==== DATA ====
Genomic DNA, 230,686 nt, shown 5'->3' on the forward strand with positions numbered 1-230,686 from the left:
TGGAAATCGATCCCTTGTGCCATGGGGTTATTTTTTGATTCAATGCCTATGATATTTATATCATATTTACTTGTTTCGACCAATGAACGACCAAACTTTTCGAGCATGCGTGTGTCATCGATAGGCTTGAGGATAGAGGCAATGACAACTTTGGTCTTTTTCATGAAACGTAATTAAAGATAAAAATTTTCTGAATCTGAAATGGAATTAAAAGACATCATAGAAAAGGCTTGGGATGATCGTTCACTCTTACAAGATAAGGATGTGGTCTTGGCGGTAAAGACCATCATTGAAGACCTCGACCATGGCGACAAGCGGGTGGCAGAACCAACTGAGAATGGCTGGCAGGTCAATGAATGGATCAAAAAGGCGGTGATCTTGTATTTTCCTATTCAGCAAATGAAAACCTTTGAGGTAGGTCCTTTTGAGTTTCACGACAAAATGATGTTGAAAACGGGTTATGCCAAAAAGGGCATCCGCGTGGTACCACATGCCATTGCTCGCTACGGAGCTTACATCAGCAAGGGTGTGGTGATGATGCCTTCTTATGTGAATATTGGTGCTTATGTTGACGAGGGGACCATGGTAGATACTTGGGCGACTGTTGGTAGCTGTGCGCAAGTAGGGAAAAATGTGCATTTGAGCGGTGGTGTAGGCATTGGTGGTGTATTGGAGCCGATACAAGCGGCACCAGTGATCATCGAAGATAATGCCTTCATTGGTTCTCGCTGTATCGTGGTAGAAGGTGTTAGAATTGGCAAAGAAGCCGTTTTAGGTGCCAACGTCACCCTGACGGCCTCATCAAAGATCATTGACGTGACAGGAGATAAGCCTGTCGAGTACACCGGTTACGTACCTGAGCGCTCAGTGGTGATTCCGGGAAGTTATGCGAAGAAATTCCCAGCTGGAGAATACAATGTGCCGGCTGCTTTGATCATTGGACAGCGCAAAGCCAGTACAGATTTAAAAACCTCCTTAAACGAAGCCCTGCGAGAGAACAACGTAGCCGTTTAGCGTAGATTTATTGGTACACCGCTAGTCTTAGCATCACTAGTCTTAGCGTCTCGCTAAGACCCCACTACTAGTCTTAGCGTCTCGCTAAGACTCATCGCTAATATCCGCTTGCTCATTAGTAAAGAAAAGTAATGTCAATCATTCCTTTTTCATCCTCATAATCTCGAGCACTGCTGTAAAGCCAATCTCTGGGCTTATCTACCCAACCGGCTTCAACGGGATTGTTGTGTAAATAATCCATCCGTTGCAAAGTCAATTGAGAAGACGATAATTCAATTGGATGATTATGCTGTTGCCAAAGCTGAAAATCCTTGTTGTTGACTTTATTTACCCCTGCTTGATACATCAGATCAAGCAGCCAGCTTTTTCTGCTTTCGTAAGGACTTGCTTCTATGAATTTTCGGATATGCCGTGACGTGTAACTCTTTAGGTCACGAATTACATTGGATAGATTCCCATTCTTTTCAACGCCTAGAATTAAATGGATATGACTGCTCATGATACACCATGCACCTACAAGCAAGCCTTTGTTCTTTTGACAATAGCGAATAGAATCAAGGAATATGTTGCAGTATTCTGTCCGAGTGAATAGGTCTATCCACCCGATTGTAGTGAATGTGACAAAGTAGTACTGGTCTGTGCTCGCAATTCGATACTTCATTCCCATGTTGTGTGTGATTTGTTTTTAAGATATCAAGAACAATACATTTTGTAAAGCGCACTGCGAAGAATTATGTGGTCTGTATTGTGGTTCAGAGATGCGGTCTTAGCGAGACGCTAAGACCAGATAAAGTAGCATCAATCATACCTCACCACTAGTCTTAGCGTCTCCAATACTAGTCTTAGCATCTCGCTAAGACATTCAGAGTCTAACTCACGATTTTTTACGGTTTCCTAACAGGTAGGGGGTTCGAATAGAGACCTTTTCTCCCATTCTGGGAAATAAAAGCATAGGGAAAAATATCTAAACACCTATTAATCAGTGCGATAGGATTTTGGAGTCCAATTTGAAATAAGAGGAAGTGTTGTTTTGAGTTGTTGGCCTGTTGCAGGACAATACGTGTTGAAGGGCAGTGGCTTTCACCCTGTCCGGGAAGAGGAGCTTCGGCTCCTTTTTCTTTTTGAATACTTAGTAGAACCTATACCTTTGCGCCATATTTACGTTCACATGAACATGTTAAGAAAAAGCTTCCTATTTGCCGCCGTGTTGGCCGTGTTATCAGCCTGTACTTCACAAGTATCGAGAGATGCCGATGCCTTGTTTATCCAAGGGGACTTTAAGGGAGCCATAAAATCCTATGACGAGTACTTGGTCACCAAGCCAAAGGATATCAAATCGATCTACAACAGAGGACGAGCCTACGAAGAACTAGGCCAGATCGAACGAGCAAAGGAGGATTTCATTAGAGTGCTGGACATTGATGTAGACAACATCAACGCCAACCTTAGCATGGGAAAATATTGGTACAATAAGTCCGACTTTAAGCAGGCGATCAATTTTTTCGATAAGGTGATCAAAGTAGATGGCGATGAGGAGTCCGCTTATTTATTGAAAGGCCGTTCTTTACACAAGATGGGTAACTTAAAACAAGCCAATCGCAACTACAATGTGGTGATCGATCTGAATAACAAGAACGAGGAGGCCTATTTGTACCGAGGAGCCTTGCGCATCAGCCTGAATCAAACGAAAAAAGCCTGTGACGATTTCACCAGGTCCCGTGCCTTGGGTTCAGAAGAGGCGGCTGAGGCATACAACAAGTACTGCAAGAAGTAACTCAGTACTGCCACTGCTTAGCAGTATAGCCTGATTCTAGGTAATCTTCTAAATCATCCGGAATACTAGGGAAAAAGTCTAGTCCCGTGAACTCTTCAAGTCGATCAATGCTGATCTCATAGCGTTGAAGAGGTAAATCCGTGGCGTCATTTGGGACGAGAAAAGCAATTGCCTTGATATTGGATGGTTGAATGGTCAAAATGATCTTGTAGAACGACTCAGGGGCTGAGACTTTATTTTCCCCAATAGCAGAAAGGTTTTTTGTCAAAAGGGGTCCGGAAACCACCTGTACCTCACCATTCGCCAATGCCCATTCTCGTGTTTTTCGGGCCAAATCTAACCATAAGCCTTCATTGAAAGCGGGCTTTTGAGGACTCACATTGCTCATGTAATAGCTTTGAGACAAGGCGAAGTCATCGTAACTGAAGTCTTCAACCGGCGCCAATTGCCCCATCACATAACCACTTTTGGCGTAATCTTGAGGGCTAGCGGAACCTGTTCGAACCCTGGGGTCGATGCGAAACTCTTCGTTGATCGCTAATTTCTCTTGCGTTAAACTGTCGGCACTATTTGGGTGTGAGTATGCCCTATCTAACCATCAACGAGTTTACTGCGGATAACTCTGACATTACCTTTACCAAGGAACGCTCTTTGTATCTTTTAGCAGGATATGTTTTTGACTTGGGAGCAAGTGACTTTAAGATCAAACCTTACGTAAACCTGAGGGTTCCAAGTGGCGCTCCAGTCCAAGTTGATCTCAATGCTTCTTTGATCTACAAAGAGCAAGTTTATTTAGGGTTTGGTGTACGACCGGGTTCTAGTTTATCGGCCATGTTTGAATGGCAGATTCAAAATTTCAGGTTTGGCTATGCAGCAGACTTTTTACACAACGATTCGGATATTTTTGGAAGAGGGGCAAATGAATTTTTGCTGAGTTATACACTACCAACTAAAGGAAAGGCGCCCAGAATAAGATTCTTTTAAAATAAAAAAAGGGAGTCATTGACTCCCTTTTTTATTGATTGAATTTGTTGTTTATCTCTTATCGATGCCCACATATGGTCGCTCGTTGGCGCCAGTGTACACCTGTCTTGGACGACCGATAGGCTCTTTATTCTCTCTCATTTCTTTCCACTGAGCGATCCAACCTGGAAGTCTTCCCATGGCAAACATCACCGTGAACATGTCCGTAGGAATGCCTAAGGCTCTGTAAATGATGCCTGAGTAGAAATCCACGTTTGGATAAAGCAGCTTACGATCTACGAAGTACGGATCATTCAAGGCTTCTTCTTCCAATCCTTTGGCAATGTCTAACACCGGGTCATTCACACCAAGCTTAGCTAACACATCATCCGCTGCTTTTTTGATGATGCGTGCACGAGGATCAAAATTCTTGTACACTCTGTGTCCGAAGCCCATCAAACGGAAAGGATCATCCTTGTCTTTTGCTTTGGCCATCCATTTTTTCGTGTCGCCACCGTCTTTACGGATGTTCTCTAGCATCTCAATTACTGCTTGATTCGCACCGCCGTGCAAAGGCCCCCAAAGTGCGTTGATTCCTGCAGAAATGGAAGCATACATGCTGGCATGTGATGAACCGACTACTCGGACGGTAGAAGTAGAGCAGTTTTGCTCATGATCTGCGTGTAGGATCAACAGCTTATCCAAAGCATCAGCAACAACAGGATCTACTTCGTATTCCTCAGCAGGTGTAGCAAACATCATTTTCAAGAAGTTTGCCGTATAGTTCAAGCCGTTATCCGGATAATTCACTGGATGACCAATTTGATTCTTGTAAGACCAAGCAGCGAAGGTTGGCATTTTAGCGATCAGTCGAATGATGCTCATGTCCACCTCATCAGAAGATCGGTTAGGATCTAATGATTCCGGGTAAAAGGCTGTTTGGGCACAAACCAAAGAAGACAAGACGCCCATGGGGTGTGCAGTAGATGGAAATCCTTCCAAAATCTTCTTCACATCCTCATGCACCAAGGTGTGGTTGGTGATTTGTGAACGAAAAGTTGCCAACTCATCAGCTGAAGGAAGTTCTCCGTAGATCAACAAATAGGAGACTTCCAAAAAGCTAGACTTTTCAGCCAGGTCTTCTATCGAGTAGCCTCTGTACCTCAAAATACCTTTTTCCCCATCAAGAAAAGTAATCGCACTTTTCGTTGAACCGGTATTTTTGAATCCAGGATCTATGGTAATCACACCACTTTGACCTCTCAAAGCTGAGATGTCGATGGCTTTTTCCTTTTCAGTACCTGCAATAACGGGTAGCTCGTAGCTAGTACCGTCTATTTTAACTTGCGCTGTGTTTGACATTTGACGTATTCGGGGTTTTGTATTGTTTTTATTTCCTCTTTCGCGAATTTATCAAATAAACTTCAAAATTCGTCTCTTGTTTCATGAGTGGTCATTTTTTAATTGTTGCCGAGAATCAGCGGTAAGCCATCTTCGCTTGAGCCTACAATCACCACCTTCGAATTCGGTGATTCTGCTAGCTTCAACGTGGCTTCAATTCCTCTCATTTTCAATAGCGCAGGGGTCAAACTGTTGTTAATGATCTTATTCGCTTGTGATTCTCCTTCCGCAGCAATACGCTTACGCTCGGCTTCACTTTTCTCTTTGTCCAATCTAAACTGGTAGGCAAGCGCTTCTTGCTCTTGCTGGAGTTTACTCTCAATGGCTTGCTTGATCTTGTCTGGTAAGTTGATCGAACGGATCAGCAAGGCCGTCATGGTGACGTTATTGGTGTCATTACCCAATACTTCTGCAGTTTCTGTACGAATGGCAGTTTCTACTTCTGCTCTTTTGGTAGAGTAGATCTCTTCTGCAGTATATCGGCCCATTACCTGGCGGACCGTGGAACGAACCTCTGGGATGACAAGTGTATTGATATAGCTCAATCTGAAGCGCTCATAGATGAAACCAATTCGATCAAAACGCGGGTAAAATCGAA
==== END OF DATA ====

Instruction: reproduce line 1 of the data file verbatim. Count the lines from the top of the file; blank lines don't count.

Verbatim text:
Genomic DNA, 230,686 nt, shown 5'->3' on the forward strand with positions numbered 1-230,686 from the left: